The following is adapted from Corrosionpedia.com
What is Pitting Corrosion?
This is a corrosion that occurs in materials that have protective films. It is an attack with localized holes on the metal’s surface. The attack can penetrate the metal very rapidly, while some parts of the metal surface remain free from corrosion.
Pitting is vigorous when the solution on the metal surface contains chloride, hypochlorite or bromide ions. Other harmful solutions are those that contain fluorides and iodides, while sulfides and water are known to enhance the pitting process.
Pitting Corrosion Explained
When metal is exposed, its available electrons are given up, and thus tiny pits begin to form on the metal surface. This then grows to become a rapid attack that results in massive damage of the metal. The oxidizing cat ion of iron, copper and mercury, among others, enables the formation of pitting even when there is no supply of oxygen in the metal surface. Stainless steel, chromium, passive iron, cobalt, aluminum, copper and associated alloys are all prone to pitting corrosion.
Pitting corrosion can be controlled by:
- Use of a more resistant material
- Ensuring that the fluids in contact with the material are either washed away or are injected at a high velocity
- Reducing the medium’s aggressiveness
- Use of cathodic protection
- Avoiding stagnant zones
- Use of appropriate materials for service conditions
- Proper use of inhibitors or control of fluid chemistry
- Use of a coating that will prevent pitting on metal surfaces
- The ability to maintain the protective film of the same material
What does Pitting Resistance Equivalent Number (PREN) mean?
The pitting resistance equivalent number (PREN) is a measure of the relative pitting corrosion resistance of stainless steel in a chloride-containing environment. The pitting resistance of stainless steel is primarily determined by its composition. The elements which have a significant impact are chromium, molybdenum, and nitrogen. The formula, which quantifies their respective contribution, is:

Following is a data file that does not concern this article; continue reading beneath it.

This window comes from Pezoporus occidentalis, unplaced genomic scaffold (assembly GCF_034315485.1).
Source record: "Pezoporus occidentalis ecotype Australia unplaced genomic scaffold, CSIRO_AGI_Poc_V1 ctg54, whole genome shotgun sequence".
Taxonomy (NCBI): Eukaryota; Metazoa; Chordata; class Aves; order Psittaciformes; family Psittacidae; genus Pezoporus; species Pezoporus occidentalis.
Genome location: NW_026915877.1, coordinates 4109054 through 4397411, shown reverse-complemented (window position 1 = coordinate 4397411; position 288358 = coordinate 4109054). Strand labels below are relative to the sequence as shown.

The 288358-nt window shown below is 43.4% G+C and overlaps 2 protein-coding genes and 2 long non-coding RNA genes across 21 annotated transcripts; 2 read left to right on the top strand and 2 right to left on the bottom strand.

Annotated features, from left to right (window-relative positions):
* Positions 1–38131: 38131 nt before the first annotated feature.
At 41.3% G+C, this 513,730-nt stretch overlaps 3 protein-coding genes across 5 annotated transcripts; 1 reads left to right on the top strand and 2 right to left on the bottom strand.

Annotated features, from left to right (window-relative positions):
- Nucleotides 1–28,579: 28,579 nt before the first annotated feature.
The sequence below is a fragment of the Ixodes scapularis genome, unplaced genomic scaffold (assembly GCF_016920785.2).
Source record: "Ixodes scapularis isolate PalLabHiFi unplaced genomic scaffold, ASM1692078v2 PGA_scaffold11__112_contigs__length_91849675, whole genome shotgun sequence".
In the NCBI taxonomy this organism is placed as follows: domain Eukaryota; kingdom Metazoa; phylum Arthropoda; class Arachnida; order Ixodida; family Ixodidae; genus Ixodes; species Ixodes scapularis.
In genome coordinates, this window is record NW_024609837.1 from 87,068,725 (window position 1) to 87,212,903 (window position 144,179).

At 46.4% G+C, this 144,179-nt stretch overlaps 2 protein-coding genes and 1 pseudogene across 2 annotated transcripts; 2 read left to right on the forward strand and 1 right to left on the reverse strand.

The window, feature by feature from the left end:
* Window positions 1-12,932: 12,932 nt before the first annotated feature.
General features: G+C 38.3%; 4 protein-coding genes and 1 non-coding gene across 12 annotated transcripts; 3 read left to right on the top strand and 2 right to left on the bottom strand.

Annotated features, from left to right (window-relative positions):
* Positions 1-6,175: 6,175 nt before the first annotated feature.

PREN = 1 × %Cr + 3.3 × %Mo + 16 × %N
Higher PREN values indicate greater corrosion resistance.
The factor for nitrogen varies according to the source. Some variants of the equation also include tungsten (W).
PREN values are useful for ranking stainless steel grades according to their pitting-corrosion resistance. However, this comparison is only meaningful within the same stainless steel family (austenitic, ferritic, duplex). PREN cannot be interpreted as an absolute value.
Pitting Resistance Equivalent Number (PREN)
The pitting resistance equivalent number (PREN) is a theoretical way of comparing the pitting corrosion resistance of various types of stainless steels based on the chemical compositions of an alloy. To improve the pitting corrosion resistance of stainless steel, such alloying elements like molybdenum (Mo) and/or nitrogen (N) are added. To help in the selection of an appropriate alloy for an application, an equation for the pitting resistance equivalent number has been developed. The higher the PREN value is, the more corrosion resistant the steel is.
Steels with PREN values above 32 are considered resistant to seawater corrosion. Duplex steel with PREN values 40 or above is used in hydrogen sulfide environments. It is standard in the oil and gas extraction industries. An exception is stainless steels with molybdenum content equal to or above 1.5%; these may have a PREN value 30 or more. In these cases the PREN value takes into account tungsten in the alloy and is defined with the formula:
PREN = 1 × %Cr + 3.3 ( %Mo + 0.5 × %W ) + 16 × %N
Selection of the appropriate stainless steel grade depends primarily on the corrosiveness of the application environment and the application’s mechanical property requirements. When more than one alloy meets these requirements, other factors that must be considered include:
- Physical properties
PREN can change depending on the individual elements in the steel or alloy steel composition.
Studies of corrosion failures of stainless steel have indicated that pitting and crevice corrosion types are major problems, and together account for perhaps 25% of all corrosion failures. One reason why pitting corrosion is so serious is that once a pit is initiated there is a strong tendency for it to continue to grow, even though the majority of the surrounding steel is still untouched.
Here is a chart. Remember that this is for comparison sake only and not guaranteed for any specific application:
- Calculation of PRN from British Stainless Steel Association
- Steel Casting Handbook-Supplement 8 High Alloy Data Sheets
- Stainless Steel and Alloys: Why They Resist Corrosion and How They Fail